Manning Family Foundation offers $3 million gift to UMass Amherst to expand commercialization pipeline

Alumnus Paul Manning ’77 and his wife, Diane, have committed $3 million through their family foundation to expand the Manning Innovation Program at the University of Massachusetts at Amherst. The gift provides three years of support to advance a strong and sustainable commercialization pipeline of the university’s applied and translational research projects.

The Manning Innovation Program, based at the university’s Institute for Applied Life Sciences (IALS), offers grants to advance applied research and development efforts in science and engineering through the creation of start-ups and licensing of intellectual property. Since its inception, 14 faculty members have received a Manning Innovation Award, including a research professor who has used these new funds to make progress toward life-saving new treatments for liver disease. The program has also fostered a stronger culture of entrepreneurship at the College of Natural Sciences (CNS) and greater collaboration between Isenberg School of Management advisers, science and technology researchers, and industry experts then that they strive to translate research into disruptive products in the field.

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Paul Manning ’77

“Early-stage innovation is a high-risk proposition and difficult to find funding for,” says Peter Reinhart, Founding Director of IALS. “The Manning Innovation Program is catalytic in that it creates a competitive mechanism for the creation and development of promising start-ups focused on human health and well-being.”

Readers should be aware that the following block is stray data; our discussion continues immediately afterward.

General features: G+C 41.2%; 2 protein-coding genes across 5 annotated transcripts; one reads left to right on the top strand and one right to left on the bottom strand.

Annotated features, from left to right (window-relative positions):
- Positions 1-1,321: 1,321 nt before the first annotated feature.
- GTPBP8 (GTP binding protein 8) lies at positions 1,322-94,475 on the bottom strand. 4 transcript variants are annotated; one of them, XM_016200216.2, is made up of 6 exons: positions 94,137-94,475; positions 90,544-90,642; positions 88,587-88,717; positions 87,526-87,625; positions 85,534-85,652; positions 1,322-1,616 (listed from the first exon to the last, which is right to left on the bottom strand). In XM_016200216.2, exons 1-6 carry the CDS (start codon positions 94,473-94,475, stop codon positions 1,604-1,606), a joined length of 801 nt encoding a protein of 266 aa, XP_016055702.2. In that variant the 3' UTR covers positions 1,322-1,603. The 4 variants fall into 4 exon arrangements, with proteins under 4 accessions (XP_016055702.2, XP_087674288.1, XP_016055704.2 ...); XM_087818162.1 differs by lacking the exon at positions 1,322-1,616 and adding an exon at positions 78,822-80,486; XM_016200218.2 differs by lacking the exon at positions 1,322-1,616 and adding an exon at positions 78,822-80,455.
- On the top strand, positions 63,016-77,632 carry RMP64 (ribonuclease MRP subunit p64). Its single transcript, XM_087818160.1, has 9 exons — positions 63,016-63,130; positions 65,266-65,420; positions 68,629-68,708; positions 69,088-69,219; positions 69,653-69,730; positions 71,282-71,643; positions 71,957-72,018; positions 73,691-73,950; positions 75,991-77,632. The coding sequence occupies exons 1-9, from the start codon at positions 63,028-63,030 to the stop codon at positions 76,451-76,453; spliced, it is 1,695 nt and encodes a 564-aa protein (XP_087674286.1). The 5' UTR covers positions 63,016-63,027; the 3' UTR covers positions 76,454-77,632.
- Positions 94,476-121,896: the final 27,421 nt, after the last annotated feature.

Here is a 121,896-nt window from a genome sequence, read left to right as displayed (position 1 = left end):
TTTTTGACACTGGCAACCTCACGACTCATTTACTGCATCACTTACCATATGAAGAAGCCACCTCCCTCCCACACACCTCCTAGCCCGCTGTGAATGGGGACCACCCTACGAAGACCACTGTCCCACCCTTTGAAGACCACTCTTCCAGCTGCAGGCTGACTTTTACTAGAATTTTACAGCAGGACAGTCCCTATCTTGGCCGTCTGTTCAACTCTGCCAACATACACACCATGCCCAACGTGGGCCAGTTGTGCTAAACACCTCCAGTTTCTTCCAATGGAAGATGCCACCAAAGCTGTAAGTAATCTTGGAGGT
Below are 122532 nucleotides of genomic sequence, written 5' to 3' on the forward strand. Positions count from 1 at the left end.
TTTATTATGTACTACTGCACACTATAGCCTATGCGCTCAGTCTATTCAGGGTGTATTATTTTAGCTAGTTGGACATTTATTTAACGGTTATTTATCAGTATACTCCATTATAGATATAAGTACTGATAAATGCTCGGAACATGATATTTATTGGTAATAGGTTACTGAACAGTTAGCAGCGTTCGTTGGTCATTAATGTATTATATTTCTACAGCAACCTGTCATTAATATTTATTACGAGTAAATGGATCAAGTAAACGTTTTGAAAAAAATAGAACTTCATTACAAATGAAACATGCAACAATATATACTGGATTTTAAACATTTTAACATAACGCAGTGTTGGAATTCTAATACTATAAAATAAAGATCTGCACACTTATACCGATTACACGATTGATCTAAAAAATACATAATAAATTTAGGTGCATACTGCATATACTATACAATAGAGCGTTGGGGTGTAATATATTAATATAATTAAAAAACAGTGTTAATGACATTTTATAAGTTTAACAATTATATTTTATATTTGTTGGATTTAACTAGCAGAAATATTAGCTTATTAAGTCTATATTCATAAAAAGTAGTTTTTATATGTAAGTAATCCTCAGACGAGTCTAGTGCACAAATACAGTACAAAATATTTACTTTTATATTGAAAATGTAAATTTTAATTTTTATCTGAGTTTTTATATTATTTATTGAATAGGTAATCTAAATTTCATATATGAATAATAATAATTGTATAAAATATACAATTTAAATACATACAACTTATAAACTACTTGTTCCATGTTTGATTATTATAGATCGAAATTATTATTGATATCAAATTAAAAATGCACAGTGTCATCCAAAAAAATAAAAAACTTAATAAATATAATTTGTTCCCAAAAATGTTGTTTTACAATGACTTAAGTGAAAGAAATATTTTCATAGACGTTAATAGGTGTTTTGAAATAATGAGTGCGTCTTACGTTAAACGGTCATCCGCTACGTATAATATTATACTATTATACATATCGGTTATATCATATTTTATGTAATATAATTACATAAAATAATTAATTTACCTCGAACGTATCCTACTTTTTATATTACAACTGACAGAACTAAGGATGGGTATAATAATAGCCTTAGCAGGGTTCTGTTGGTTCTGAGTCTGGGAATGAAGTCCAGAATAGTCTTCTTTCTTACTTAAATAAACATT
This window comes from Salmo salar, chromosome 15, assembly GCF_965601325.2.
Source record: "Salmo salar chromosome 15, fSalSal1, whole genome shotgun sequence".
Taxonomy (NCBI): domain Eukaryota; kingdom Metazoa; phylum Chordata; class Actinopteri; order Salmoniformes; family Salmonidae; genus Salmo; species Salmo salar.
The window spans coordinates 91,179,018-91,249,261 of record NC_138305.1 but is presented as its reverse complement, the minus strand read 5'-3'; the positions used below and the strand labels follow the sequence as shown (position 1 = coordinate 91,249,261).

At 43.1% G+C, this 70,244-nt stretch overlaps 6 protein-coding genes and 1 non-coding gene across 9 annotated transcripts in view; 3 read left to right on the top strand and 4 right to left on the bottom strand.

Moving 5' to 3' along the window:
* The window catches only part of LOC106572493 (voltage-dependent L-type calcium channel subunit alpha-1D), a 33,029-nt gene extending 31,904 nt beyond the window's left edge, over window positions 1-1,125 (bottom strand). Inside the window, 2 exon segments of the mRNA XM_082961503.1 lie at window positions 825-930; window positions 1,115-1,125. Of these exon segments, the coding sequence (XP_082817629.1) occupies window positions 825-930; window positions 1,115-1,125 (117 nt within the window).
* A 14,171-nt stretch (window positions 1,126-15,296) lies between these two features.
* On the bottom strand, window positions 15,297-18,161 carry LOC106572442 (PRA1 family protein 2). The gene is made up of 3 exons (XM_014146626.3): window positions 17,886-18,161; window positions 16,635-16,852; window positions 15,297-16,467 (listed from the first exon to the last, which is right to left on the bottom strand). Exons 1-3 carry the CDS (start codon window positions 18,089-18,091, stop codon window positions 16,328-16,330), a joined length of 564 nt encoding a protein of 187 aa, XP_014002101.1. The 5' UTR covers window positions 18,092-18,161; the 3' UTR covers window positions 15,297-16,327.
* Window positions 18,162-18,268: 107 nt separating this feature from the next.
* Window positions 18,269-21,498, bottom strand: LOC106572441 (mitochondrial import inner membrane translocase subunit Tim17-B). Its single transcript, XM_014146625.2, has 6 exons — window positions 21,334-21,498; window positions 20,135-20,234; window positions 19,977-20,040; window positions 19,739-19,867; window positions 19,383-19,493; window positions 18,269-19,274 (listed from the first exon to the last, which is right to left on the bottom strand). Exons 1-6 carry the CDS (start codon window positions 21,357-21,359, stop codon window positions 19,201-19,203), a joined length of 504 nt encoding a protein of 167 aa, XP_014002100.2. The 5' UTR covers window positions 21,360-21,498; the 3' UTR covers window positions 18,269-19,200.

The success of the program is illustrated by the diversity and quality of the projects supported so far. Through these grants, faculty members translate research into viable solutions that address problems in areas such as cancer treatments, wastewater treatment, veterinary science, and reproductive health care.

The Manning Innovation Program was originally created in 2019 with $1 million in seed funding from the Mannings and was initially only open to CNS faculty. “When we created the Manning Innovation Program nearly three years ago, our goal was to fund brilliant minds as they tackle some of the world’s biggest problems,” says Paul Manning. “But the success of the program has exceeded our expectations, which is why we are investing in its expansion. We look forward to seeing many more innovative solutions that are sure to have a global impact.

A catalyst for partnerships

IALS is the catalyst for industrial and university partnerships. The institute contributes to the creation of new companies and new products in collaboration with the Isenberg School of Managementthe Berthiaume Entrepreneurship Centerthe UMass Institute of Innovation, and the Technology Transfer Office. Examples of intellectual property stemming from Manning-supported projects include a treatment to suppress inflammatory bowel disease, new technology to deliver probiotics in gummy form, methodology to reduce impurity-induced responses to herbal therapies. RNA and Zika Virus Enzyme Inhibitor to Treat Birth. malformations and neurological disorders.